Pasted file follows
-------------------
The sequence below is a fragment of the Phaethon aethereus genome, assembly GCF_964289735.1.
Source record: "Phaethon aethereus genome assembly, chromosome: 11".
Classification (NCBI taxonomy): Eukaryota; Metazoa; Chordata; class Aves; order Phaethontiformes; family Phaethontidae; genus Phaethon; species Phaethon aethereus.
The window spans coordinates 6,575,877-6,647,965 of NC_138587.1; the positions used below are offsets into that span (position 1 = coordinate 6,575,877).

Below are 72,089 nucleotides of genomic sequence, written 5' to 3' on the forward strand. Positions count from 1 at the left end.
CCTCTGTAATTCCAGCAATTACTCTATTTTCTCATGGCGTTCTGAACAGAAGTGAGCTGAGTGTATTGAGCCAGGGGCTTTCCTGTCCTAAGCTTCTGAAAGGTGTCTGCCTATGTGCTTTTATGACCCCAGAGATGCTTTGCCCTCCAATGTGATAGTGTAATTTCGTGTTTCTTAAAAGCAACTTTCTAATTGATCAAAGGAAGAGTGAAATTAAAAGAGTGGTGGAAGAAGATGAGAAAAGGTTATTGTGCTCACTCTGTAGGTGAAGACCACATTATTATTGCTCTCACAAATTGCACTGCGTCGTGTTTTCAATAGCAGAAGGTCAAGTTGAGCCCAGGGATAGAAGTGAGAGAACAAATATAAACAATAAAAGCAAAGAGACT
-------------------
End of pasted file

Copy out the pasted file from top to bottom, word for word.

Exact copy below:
The sequence below is a fragment of the Phaethon aethereus genome, assembly GCF_964289735.1.
Source record: "Phaethon aethereus genome assembly, chromosome: 11".
Classification (NCBI taxonomy): Eukaryota; Metazoa; Chordata; class Aves; order Phaethontiformes; family Phaethontidae; genus Phaethon; species Phaethon aethereus.
The window spans coordinates 6,575,877-6,647,965 of NC_138587.1; the positions used below are offsets into that span (position 1 = coordinate 6,575,877).

Below are 72,089 nucleotides of genomic sequence, written 5' to 3' on the forward strand. Positions count from 1 at the left end.
CCTCTGTAATTCCAGCAATTACTCTATTTTCTCATGGCGTTCTGAACAGAAGTGAGCTGAGTGTATTGAGCCAGGGGCTTTCCTGTCCTAAGCTTCTGAAAGGTGTCTGCCTATGTGCTTTTATGACCCCAGAGATGCTTTGCCCTCCAATGTGATAGTGTAATTTCGTGTTTCTTAAAAGCAACTTTCTAATTGATCAAAGGAAGAGTGAAATTAAAAGAGTGGTGGAAGAAGATGAGAAAAGGTTATTGTGCTCACTCTGTAGGTGAAGACCACATTATTATTGCTCTCACAAATTGCACTGCGTCGTGTTTTCAATAGCAGAAGGTCAAGTTGAGCCCAGGGATAGAAGTGAGAGAACAAATATAAACAATAAAAGCAAAGAGACT